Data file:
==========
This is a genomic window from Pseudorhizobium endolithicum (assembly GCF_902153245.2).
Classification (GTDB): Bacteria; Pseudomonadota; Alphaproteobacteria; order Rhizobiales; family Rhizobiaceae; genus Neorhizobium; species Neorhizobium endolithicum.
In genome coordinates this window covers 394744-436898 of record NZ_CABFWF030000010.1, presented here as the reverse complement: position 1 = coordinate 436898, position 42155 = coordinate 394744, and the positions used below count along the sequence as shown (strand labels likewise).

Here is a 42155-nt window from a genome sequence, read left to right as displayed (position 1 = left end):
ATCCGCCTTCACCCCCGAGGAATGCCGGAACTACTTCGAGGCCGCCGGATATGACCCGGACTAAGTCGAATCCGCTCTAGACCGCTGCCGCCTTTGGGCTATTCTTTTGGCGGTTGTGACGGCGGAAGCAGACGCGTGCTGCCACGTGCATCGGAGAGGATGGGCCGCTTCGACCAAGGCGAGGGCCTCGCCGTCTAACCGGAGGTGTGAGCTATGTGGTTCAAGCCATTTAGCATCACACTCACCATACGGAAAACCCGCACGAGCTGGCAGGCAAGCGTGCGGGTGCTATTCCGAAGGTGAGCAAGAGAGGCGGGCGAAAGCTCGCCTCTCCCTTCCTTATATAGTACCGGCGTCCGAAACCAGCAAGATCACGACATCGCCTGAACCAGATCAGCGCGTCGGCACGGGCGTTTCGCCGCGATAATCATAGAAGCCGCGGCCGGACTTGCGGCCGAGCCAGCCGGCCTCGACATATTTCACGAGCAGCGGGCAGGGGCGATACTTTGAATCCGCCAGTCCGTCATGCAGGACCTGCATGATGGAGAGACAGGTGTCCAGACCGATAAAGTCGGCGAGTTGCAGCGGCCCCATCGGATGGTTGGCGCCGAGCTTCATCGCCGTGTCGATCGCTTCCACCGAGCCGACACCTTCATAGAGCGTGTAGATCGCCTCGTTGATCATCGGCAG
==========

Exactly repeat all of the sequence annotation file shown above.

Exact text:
This is a genomic window from Pseudorhizobium endolithicum (assembly GCF_902153245.2).
Classification (GTDB): Bacteria; Pseudomonadota; Alphaproteobacteria; order Rhizobiales; family Rhizobiaceae; genus Neorhizobium; species Neorhizobium endolithicum.
In genome coordinates this window covers 394744-436898 of record NZ_CABFWF030000010.1, presented here as the reverse complement: position 1 = coordinate 436898, position 42155 = coordinate 394744, and the positions used below count along the sequence as shown (strand labels likewise).

Here is a 42155-nt window from a genome sequence, read left to right as displayed (position 1 = left end):
ATCCGCCTTCACCCCCGAGGAATGCCGGAACTACTTCGAGGCCGCCGGATATGACCCGGACTAAGTCGAATCCGCTCTAGACCGCTGCCGCCTTTGGGCTATTCTTTTGGCGGTTGTGACGGCGGAAGCAGACGCGTGCTGCCACGTGCATCGGAGAGGATGGGCCGCTTCGACCAAGGCGAGGGCCTCGCCGTCTAACCGGAGGTGTGAGCTATGTGGTTCAAGCCATTTAGCATCACACTCACCATACGGAAAACCCGCACGAGCTGGCAGGCAAGCGTGCGGGTGCTATTCCGAAGGTGAGCAAGAGAGGCGGGCGAAAGCTCGCCTCTCCCTTCCTTATATAGTACCGGCGTCCGAAACCAGCAAGATCACGACATCGCCTGAACCAGATCAGCGCGTCGGCACGGGCGTTTCGCCGCGATAATCATAGAAGCCGCGGCCGGACTTGCGGCCGAGCCAGCCGGCCTCGACATATTTCACGAGCAGCGGGCAGGGGCGATACTTTGAATCCGCCAGTCCGTCATGCAGGACCTGCATGATGGAGAGACAGGTGTCCAGACCGATAAAGTCGGCGAGTTGCAGCGGCCCCATCGGATGGTTGGCGCCGAGCTTCATCGCCGTGTCGATCGCTTCCACCGAGCCGACACCTTCATAGAGCGTGTAGATCGCCTCGTTGATCATCGGCAG